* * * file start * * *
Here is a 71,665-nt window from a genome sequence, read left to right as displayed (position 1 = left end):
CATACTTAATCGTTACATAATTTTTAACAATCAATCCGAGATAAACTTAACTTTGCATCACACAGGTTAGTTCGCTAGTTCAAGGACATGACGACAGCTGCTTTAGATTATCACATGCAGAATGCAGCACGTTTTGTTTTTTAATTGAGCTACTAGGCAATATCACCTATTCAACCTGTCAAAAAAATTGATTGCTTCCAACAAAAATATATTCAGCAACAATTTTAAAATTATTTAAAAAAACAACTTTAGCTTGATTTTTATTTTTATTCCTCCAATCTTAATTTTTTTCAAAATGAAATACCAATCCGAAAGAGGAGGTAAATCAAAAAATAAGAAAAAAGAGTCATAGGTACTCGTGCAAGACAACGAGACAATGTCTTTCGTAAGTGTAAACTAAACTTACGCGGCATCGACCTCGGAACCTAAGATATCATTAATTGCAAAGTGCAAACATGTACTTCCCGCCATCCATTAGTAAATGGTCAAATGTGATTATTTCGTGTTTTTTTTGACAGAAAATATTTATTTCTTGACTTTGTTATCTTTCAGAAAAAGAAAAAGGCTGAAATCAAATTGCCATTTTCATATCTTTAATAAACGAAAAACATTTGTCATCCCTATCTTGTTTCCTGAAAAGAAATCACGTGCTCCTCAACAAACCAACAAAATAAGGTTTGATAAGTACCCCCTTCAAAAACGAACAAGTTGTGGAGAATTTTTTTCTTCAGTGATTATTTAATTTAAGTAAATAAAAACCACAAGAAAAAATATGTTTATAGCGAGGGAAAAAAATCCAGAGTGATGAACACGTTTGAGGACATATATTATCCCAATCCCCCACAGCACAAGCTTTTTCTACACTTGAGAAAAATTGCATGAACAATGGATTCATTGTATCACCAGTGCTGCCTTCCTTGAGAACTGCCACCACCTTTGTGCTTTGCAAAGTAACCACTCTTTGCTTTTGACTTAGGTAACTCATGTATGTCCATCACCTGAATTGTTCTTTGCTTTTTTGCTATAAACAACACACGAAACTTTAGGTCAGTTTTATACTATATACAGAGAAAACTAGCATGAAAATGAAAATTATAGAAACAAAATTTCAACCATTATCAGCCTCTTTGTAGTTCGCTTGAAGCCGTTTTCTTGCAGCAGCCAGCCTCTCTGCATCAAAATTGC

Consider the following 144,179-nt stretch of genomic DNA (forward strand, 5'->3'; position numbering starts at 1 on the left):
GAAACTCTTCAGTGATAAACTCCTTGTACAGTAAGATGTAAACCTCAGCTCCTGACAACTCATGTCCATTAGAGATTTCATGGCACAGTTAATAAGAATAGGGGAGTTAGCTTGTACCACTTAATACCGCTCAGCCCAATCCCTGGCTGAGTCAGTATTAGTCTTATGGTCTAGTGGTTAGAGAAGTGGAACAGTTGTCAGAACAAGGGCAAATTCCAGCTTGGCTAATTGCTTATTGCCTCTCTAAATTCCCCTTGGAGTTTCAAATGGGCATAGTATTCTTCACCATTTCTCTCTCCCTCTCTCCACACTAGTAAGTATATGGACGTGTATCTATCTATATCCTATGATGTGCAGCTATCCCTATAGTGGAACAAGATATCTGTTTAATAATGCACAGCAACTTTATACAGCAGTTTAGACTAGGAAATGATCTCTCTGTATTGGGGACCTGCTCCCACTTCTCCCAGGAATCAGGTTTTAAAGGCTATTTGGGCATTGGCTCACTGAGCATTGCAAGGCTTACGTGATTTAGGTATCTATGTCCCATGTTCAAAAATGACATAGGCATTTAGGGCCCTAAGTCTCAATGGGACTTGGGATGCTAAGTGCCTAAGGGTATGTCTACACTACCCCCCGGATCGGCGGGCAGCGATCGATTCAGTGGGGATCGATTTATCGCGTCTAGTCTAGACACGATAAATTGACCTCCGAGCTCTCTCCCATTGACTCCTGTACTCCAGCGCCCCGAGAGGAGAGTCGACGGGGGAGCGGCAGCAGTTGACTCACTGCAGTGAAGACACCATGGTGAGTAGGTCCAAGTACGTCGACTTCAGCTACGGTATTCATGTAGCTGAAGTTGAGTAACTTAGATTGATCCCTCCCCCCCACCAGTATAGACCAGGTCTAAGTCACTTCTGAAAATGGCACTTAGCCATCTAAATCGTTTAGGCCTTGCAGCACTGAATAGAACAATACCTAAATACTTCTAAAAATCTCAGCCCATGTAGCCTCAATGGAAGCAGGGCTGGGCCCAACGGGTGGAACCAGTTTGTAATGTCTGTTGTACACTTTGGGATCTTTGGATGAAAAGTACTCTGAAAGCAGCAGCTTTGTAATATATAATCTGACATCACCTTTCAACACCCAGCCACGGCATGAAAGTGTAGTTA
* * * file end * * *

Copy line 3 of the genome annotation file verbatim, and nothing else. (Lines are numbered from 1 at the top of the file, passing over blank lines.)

Consider the following 144,179-nt stretch of genomic DNA (forward strand, 5'->3'; position numbering starts at 1 on the left):